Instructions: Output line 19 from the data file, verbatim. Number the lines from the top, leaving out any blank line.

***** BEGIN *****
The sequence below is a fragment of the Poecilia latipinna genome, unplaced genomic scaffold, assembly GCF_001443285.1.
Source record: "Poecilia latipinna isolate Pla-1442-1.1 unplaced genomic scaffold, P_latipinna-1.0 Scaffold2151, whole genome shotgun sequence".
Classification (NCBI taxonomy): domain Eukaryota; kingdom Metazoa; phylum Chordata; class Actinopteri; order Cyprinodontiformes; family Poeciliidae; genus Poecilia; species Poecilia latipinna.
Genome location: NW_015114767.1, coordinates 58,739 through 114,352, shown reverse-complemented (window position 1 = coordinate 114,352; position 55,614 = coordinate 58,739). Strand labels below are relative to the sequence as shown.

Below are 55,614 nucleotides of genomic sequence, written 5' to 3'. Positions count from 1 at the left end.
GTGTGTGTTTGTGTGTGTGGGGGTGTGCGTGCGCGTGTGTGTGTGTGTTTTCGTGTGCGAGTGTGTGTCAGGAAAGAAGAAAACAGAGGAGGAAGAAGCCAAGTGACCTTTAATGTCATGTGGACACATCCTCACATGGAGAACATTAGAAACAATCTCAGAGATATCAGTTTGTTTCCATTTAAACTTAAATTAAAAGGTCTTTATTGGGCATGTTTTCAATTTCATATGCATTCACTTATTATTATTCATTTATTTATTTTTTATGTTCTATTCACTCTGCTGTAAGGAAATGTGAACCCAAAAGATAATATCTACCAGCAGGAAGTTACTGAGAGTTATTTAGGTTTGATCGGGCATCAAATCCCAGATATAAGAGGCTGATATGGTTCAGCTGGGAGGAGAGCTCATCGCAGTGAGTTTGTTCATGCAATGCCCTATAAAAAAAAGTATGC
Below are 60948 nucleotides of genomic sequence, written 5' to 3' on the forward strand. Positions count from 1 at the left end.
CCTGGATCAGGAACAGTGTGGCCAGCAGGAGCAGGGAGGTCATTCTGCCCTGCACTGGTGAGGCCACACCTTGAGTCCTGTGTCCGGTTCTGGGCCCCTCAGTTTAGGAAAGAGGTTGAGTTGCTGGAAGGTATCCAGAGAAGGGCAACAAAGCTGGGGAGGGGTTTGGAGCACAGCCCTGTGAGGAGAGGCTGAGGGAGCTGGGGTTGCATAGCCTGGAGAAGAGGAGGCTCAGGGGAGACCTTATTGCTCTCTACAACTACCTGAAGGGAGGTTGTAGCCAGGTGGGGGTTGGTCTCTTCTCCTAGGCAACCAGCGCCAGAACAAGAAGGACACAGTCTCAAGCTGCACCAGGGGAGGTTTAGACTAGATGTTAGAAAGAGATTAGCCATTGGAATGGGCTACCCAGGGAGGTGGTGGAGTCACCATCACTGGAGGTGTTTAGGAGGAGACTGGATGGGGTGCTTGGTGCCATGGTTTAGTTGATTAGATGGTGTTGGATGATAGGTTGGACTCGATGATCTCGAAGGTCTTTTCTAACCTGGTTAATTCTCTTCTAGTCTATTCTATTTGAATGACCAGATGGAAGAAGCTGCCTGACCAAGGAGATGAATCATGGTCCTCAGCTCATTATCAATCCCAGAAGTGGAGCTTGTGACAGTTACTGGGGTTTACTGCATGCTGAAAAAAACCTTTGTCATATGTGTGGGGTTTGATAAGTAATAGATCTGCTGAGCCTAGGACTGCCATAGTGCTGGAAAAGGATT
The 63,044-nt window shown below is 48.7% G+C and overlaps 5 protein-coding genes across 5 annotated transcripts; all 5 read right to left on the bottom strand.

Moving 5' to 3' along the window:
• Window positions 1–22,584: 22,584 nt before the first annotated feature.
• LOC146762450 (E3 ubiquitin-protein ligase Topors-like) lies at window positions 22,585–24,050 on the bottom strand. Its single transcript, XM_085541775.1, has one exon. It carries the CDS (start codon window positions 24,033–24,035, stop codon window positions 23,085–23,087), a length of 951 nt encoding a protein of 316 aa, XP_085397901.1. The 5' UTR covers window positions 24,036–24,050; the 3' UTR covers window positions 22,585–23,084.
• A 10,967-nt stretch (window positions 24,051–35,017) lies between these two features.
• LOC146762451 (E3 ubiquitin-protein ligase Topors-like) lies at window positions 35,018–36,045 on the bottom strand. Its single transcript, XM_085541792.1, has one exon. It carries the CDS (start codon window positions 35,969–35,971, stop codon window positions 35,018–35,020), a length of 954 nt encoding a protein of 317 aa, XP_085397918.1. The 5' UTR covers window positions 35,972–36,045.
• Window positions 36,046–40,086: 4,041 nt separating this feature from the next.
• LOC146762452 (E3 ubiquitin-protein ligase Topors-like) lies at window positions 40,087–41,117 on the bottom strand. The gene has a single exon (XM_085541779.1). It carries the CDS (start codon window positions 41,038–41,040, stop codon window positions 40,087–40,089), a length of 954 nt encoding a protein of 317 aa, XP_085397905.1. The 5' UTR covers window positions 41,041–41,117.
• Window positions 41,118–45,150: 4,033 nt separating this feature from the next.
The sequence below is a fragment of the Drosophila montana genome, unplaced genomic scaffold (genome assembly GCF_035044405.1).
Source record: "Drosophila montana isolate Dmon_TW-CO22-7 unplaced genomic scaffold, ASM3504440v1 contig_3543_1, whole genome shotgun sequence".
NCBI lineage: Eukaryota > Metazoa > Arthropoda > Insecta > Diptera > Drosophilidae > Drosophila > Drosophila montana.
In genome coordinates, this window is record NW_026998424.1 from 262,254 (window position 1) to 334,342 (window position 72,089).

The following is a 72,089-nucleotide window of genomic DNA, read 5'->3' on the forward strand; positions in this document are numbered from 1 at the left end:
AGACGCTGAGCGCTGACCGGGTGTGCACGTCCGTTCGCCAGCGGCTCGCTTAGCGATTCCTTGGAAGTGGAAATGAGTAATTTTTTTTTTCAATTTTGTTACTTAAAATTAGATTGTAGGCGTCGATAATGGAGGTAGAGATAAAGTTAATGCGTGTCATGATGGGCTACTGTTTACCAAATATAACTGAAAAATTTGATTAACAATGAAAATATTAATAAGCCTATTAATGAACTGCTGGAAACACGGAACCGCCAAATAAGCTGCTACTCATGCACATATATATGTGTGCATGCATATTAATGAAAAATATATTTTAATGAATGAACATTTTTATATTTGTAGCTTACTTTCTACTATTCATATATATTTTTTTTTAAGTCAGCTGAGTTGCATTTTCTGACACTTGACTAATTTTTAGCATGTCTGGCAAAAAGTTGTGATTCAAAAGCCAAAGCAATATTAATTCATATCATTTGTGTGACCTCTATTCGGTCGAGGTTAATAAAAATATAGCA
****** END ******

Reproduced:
Source record: "Drosophila montana isolate Dmon_TW-CO22-7 unplaced genomic scaffold, ASM3504440v1 contig_3543_1, whole genome shotgun sequence".